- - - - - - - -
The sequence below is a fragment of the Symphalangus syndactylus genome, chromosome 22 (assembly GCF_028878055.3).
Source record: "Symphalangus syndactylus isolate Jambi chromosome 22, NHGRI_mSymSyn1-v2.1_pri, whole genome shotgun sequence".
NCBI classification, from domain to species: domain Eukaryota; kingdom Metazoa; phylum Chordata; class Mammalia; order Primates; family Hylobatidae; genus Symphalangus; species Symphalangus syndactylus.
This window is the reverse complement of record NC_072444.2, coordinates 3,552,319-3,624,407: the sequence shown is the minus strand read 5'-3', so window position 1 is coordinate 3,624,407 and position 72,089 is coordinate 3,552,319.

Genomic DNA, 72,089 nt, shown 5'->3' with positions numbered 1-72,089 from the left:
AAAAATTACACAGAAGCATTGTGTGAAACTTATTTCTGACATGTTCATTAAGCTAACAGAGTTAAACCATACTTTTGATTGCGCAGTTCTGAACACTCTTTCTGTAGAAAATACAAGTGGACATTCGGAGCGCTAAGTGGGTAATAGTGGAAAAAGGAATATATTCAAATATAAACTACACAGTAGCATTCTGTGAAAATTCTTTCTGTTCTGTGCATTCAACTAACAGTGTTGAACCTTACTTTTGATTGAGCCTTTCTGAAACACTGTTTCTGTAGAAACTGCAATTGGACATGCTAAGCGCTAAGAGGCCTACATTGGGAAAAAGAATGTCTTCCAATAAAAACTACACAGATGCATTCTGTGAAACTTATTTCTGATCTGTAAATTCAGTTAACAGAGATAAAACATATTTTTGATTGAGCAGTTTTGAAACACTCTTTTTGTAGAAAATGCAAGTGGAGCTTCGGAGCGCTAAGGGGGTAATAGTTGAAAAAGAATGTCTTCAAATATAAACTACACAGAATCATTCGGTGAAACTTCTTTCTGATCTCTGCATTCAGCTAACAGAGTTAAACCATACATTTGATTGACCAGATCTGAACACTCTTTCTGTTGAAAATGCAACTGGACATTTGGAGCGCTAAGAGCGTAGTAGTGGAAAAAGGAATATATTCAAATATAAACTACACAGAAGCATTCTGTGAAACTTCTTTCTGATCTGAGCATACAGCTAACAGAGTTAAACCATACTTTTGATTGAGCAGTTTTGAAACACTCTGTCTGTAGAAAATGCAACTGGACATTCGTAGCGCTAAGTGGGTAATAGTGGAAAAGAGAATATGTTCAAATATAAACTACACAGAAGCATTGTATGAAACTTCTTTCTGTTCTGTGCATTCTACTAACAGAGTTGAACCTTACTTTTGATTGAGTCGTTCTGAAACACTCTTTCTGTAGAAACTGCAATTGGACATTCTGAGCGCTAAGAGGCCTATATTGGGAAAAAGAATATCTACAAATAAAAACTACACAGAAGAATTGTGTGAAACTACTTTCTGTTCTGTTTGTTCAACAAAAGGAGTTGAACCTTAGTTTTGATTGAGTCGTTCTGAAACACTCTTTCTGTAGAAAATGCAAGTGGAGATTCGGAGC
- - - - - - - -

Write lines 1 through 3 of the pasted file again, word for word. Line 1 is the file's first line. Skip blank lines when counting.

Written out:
The sequence below is a fragment of the Symphalangus syndactylus genome, chromosome 22 (assembly GCF_028878055.3).
Source record: "Symphalangus syndactylus isolate Jambi chromosome 22, NHGRI_mSymSyn1-v2.1_pri, whole genome shotgun sequence".
NCBI classification, from domain to species: domain Eukaryota; kingdom Metazoa; phylum Chordata; class Mammalia; order Primates; family Hylobatidae; genus Symphalangus; species Symphalangus syndactylus.